It also means that those rescue crews are temporarily unavailable to respond to other 911 calls.
Howes assigns about 25 paramedics a day to fire engines and plans to raise that number to at least 31 this year. “The resources are already out there for fighting fires,” he said. “By posting a paramedic on a fire engine, we enhance the capability of the team.”
A question of priorities
Dr. John Brown, the Public Health Department’s emergency medical director, said the fire agency will need to deploy additional ambulances or find better ways to manage its current fleet to meet the city’s standards.
Fire Chief Joanne Hayes-White told The Chronicle that firefighting and ambulance services are “equal priorities,” but her assertions are disputed by some rank-and-file paramedics and firefighters.
“If 70 percent of our calls are medical, why do we have 42 fire engines and only 20 or so ambulances?” asked Paramedic Capt. Mike Whooley. “If the call volume continues to rise, why aren’t we actually adding ambulances?
“We’re running some ambulances that are 10 or 12 years old,” said Whooley, explaining that the city’s hilly terrain quickly wears down ambulances’ brakes and engines. “We’ve had to sideline crews because we haven’t had units to put people in.”
The fire chief said the department has plenty of ambulances in good working order and has increased its on-the-job training and supervision of paramedics to enhance their clinical skills. “We’re doing cutting-edge procedures for pre-hospital care,” Hayes-White said. “We’re investing in new equipment.”
Paramedics will be equipped this year with new 12-lead electrocardiograms to identify patients who are having a heart attack, and also electronic patient charts to study the efficacy of paramedic procedures and patient outcomes.
The Fire Department provides medical care or transport to about 70,000 patients a year, but it has a lean staff to review ambulance delays and patient records, including cases in which patients died after receiving a late response.
Budget pressures have led the agency to reduce its monitoring of pre-hospital care.
Last year, its “quality improvement” unit was reduced from two full-time staff members to one person because of a vacancy left by a departing staffer – resulting in fewer audits of patient services.
There are plans to install a computerized vehicle location system that will employ time-stamped, Global Positioning System data to better track the locations of ambulances and fire engines and to provide more accountability for response times. An ambulance’s precise physical movements will be recorded. The city’s current system allows only general tracking of units from one area to the next.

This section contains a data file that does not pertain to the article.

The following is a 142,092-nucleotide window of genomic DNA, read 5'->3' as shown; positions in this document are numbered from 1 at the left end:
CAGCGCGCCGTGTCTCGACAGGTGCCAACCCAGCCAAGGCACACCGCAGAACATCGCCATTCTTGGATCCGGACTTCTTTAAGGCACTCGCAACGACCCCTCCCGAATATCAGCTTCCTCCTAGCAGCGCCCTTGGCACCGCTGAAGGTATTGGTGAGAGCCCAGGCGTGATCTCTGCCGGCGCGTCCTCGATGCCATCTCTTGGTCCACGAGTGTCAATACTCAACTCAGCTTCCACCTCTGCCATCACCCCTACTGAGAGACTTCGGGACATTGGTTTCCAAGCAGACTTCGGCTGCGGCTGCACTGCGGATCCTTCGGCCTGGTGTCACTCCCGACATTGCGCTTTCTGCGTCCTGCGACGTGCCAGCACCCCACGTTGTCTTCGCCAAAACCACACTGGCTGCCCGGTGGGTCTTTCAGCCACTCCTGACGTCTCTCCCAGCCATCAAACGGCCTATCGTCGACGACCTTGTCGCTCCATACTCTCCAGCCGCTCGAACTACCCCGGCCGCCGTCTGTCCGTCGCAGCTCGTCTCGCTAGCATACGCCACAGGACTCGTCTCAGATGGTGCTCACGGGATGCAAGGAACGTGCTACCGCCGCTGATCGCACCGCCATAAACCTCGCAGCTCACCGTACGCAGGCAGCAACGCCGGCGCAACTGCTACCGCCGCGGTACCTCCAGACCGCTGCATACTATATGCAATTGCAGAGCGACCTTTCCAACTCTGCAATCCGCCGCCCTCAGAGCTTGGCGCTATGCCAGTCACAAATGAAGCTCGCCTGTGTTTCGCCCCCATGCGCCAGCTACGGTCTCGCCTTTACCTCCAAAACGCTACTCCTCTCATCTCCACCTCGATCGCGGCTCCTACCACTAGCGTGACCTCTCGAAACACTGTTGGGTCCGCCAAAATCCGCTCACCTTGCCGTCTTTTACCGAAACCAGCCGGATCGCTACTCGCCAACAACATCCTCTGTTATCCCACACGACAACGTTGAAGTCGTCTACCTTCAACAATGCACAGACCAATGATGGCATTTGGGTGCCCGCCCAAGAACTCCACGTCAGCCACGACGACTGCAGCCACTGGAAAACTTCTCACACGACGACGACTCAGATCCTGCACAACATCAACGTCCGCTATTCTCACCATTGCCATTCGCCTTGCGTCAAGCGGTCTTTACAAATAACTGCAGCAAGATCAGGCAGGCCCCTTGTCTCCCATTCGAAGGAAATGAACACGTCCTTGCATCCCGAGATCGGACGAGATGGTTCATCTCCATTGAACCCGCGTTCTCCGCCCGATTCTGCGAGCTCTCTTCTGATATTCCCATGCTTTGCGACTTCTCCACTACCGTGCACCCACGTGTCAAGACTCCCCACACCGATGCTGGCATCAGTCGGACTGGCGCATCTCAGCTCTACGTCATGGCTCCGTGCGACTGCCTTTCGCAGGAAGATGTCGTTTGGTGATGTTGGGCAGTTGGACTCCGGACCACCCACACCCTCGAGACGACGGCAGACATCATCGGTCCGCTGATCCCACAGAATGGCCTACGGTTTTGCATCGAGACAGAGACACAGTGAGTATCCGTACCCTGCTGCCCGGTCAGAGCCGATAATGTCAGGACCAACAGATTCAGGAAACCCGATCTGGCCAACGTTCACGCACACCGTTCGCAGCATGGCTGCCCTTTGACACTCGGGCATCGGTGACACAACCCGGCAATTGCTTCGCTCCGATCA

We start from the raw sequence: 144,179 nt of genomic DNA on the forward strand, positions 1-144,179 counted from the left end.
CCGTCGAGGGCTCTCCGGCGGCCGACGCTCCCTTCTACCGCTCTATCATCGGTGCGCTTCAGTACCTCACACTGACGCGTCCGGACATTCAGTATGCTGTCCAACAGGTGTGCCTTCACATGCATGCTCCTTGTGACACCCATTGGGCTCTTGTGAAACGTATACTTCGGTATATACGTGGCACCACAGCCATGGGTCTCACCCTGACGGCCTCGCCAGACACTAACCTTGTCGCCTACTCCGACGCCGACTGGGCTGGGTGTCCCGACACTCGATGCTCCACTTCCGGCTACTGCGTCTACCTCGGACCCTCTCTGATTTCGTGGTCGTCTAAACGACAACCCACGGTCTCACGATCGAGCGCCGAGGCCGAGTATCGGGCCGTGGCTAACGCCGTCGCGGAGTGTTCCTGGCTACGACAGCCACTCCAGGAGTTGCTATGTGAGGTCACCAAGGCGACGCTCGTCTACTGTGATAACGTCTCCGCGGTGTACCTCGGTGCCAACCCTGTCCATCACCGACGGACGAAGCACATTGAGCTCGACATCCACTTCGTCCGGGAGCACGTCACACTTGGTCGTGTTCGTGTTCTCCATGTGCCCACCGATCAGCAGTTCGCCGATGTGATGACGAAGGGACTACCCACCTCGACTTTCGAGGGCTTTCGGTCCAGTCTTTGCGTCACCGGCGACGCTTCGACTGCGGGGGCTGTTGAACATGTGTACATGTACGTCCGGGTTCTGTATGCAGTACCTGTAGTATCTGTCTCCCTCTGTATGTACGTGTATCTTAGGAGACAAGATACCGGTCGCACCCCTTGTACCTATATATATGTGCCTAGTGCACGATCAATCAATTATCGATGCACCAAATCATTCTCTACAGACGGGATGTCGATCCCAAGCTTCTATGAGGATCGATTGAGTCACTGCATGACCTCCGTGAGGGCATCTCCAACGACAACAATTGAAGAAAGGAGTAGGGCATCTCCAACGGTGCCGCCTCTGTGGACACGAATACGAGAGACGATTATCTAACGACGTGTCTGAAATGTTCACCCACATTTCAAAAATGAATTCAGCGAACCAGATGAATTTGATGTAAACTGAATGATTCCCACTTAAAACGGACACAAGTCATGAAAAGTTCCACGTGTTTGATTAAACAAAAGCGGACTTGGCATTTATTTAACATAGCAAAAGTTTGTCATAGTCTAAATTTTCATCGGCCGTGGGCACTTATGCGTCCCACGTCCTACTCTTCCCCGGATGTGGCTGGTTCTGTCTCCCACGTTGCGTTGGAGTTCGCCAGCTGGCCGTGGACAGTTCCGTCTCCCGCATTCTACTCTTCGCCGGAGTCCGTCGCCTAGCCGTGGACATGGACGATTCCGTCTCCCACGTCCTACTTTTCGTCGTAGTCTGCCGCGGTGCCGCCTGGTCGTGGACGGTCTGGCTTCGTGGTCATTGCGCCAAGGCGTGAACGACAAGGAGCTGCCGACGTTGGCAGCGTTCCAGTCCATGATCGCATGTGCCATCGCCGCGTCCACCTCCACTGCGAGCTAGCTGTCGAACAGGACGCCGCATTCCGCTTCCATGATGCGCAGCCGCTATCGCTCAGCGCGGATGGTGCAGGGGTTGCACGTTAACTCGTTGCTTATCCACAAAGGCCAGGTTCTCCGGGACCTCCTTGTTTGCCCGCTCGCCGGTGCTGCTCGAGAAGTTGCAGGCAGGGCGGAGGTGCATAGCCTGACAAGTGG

Emergency officials also plan to begin using “predictive intelligence” software in the call center this year to forecast where ambulances will be needed – based on historical patterns of call volume at different times of day – and to quickly reposition units as needed.
San Francisco has grappled before with the adequacy of its 911 dispatch system.
A management audit after the 1993 shootings that killed nine people at the 101 California St. office tower concluded that the 911 dispatch center, previously located at the Hall of Justice, “has suffered from benign neglect for most of its existence.” It found that the center had a shortage of call evaluators and dispatchers, and that about half of its incoming calls were for nonemergencies.
Four years later, direct control of the city’s ambulance service was transferred from the Department of Public Health to the Fire Department for budgetary and political reasons.
The decision, which came as fire agencies nationwide were taking over ambulance duties, sparked resistance from firefighters. Paramedics assigned to some firehouses were forbidden to park ambulances inside the station. Others were chased out with mops and obscenities.
The tensions between paramedics and firefighters undercut the quality of pre-hospital care. The culture clash between the two groups has eased in recent years, but some animosity lingers.
“We respect the firefighters. They’re great,” said Whooley, a paramedic since the 1980s. “And they can be great medics when they want to be. But they don’t respect us. … You shouldn’t have to defend your job every day and what you do for a living.”
“It was a rough transition at the start,” firefighter Hal French said. “Old attitudes die hard. … But it’s gotten much better here.”
Some firefighters voice an earnest commitment to medical calls.
“It’s our job – without delay. As soon as the tones go off, everyone’s out the door,” said Stephanie McKnight, a firefighter for Engine 21 in the Western Addition.
Jonathan Best, a Connecticut-based expert on 911 medical services, said San Francisco appears to have a “synergy of technical and human factors that are contributing to a poor result.”
Emergency officials “need to address each of these factors individually” in hopes of making small gains and overall improvement, Best said. “It’s not simple for a city like San Francisco.”